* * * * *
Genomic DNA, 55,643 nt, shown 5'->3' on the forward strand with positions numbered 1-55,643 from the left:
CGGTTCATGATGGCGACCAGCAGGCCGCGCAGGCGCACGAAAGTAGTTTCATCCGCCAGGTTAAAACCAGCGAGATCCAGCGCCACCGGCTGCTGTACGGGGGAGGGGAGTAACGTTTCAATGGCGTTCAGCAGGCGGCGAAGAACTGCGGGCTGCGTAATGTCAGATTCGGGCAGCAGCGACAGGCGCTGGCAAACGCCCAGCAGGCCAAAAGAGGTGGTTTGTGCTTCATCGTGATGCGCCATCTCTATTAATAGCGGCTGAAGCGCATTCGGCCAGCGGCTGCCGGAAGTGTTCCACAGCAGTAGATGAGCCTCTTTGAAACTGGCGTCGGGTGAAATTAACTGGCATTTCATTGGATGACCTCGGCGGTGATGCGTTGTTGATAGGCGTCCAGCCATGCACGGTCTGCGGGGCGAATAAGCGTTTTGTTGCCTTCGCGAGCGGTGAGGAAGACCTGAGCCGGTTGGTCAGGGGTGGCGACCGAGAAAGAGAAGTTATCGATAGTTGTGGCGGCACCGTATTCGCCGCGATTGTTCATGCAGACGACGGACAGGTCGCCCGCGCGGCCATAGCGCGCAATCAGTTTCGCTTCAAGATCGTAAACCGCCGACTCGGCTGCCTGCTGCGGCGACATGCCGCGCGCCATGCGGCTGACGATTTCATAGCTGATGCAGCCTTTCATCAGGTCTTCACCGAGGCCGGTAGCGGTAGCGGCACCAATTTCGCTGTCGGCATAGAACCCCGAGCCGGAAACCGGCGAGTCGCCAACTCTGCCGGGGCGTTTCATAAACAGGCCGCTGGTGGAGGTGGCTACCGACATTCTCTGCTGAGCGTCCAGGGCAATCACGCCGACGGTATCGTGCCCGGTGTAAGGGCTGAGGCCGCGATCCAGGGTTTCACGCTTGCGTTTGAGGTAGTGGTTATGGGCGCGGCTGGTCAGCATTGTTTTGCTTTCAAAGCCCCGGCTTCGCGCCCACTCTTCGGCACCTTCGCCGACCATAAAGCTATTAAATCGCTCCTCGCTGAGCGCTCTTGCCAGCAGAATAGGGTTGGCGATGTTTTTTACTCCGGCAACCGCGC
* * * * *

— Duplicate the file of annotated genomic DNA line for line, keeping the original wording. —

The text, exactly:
Genomic DNA, 55,643 nt, shown 5'->3' on the forward strand with positions numbered 1-55,643 from the left:
CGGTTCATGATGGCGACCAGCAGGCCGCGCAGGCGCACGAAAGTAGTTTCATCCGCCAGGTTAAAACCAGCGAGATCCAGCGCCACCGGCTGCTGTACGGGGGAGGGGAGTAACGTTTCAATGGCGTTCAGCAGGCGGCGAAGAACTGCGGGCTGCGTAATGTCAGATTCGGGCAGCAGCGACAGGCGCTGGCAAACGCCCAGCAGGCCAAAAGAGGTGGTTTGTGCTTCATCGTGATGCGCCATCTCTATTAATAGCGGCTGAAGCGCATTCGGCCAGCGGCTGCCGGAAGTGTTCCACAGCAGTAGATGAGCCTCTTTGAAACTGGCGTCGGGTGAAATTAACTGGCATTTCATTGGATGACCTCGGCGGTGATGCGTTGTTGATAGGCGTCCAGCCATGCACGGTCTGCGGGGCGAATAAGCGTTTTGTTGCCTTCGCGAGCGGTGAGGAAGACCTGAGCCGGTTGGTCAGGGGTGGCGACCGAGAAAGAGAAGTTATCGATAGTTGTGGCGGCACCGTATTCGCCGCGATTGTTCATGCAGACGACGGACAGGTCGCCCGCGCGGCCATAGCGCGCAATCAGTTTCGCTTCAAGATCGTAAACCGCCGACTCGGCTGCCTGCTGCGGCGACATGCCGCGCGCCATGCGGCTGACGATTTCATAGCTGATGCAGCCTTTCATCAGGTCTTCACCGAGGCCGGTAGCGGTAGCGGCACCAATTTCGCTGTCGGCATAGAACCCCGAGCCGGAAACCGGCGAGTCGCCAACTCTGCCGGGGCGTTTCATAAACAGGCCGCTGGTGGAGGTGGCTACCGACATTCTCTGCTGAGCGTCCAGGGCAATCACGCCGACGGTATCGTGCCCGGTGTAAGGGCTGAGGCCGCGATCCAGGGTTTCACGCTTGCGTTTGAGGTAGTGGTTATGGGCGCGGCTGGTCAGCATTGTTTTGCTTTCAAAGCCCCGGCTTCGCGCCCACTCTTCGGCACCTTCGCCGACCATAAAGCTATTAAATCGCTCCTCGCTGAGCGCTCTTGCCAGCAGAATAGGGTTGGCGATGTTTTTTACTCCGGCAACCGCGC